President Laura Chinchilla walked onto the stage at the Casa Presidencial last Thursday equipped to face the press.
Everyone in the room knew she would be announcing significant changes to her cabinet, including the surprise resignation of one of Costa Rica’s most popular public figures, Health Minister María Luisa Ávila, and the relocation of Foreign Minister René Castro to the role of the Minister of the Environment, Energy and Technology (MINAET). The adjustments to her cabinet, which were announced a week after protests over the financial crisis in the Social Security System (Caja), bring the total to five ministers and four vice ministers that have resigned in the first 15 months of the president’s administration.
Chinchilla was prepared for the barrage of questions about the state of her government. When she turned on the microphone, she sarcastically thanked “so many” members of the press for attending. She then announced the resignation of Ávila, stating that “the fundamental reason for the decision was the existence of disagreements in the management of the Caja crisis and the financial situation of social security.”
During the next 40 minutes, a handful of reporters launched their best questions, asking if she thought the government was in a state of crisis, if she’d appointed the wrong cabinet, if other ministers would soon resign.
“Many administrations have gone through changes just as this government has. I don’t have the slightest fear that the changes and adjustments that have been made indicate any sort of crisis in this government,” Chinchilla said. “Change is often a good thing and provides us the opportunity to put together the team that we want to assure that this government advances in the direction we have planned. If anything, these changes are normal.”
Constantino Urcuyo, a political analyst and academic director for CIAPA, a public policy think tank based in Costa Rica, considered Chinchilla’s speech at Cartago’s Basílica de Nuestra Señora de Los Angeles on Tuesday to be representative of a disorganized administration being pulled in too many directions.
In her speech to honor Costa Rica’s patron saint, La Negrita, Chinchilla spoke primarily of the country’s problems with national security and referenced the ballooning fiscal deficit. At a press conference afterwards, she touched on the Legislative Assembly’s pending decision over in vitro fertilization.
“It is evident that the president’s focus is elsewhere when she mentions the fiscal deficit, crime and the need for more police forces at a religious event,” Urcuyo said. “The speech was supposed to be about the event, though it was hardly mentioned. In Costa Rica, that is known as ‘peeing outside of the bowl.’”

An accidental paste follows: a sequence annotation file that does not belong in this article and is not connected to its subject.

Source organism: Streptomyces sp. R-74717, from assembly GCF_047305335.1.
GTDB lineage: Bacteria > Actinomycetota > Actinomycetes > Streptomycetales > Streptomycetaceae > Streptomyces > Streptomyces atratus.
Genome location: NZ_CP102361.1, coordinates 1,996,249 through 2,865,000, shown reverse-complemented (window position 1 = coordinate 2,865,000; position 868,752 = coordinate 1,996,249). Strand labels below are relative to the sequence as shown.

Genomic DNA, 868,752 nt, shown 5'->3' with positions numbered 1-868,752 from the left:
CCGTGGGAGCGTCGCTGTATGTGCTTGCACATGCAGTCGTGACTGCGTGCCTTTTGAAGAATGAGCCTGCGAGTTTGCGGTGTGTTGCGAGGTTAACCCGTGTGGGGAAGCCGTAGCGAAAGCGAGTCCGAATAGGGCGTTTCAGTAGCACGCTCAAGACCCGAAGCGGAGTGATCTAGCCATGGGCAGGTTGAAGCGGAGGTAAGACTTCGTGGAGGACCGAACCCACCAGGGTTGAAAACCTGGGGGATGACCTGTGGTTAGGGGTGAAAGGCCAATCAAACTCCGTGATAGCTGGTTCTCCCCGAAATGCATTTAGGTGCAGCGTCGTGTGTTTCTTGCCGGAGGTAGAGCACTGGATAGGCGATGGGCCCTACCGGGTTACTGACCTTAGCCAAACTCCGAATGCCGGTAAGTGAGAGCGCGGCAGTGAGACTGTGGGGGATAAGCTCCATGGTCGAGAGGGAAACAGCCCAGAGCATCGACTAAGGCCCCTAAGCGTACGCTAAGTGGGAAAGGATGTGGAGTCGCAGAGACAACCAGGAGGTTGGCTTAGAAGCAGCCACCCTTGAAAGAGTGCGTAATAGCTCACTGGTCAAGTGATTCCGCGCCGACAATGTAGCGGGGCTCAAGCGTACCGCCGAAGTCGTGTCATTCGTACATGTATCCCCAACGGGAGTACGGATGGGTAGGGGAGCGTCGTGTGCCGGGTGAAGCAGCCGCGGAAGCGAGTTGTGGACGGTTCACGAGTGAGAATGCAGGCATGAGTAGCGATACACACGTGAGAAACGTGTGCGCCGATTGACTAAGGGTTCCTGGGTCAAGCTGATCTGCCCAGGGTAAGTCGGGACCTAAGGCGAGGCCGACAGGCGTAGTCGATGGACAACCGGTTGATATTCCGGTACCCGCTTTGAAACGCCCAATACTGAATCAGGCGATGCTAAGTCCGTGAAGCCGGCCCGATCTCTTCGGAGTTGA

Luis Guillermo Solís, a political analyst and University of Costa Rica professor, used another Costa Rican saying to describe the current state of Chinchilla’s administration: “All skinny dogs get fleas.”
“Basically that means that when something is weak, it attracts more problems,” Solís said.
When Solís began to list the mounting problems facing the current administration, he eventually stopped, laughed and said, “There are so many problems right now.”
Of them, Solís mentioned the expanding fiscal deficit and the failed effort to create a national tax reform, continued problems with national roadways, the Caja, the Health Ministry, the stagnant state of the economy, cost of living, agriculture, discord in the Legislative Assembly, a U.S. company that wants to explore for oil and natural gas and the issue of in vitro fertilization.
Solís mentioned all of these problems in response to the question, “What is this administration doing well?”
“I know there are some things that are being done correctly, I just can’t think of what they are exactly,” he said. “It’s not like the government is falling down or is in critical shape, it’s just that the problems continue to add up, while very little is being solved.”
As for Chinchilla’s claim that the exit of five ministers in 15 months is “normal,” Solís agreed that many administrations experience changes in their cabinets, though the abrupt nature of recent resignations falls outside of the realm of normalcy.
Urcuyo said he felt the changes weren’t as significant as made out to be. “It always happens. Every government has changes after a year or year and a half,” he said.
Where Urcuyo and Solís agreed was on a current lack of a government plan, which if it does exist, is continuing to be buried by distractions and unforeseen problems that arise. Urcuyo referred to it as “gridlock.” Solís said that if there was a government plan, it appears in need of a reform.
“I don’t really see any sort of plan right now,” Solís said. “There are a lot of fragmented pieces that aren’t working in unison. I would think the priority should be to align government organizations first.”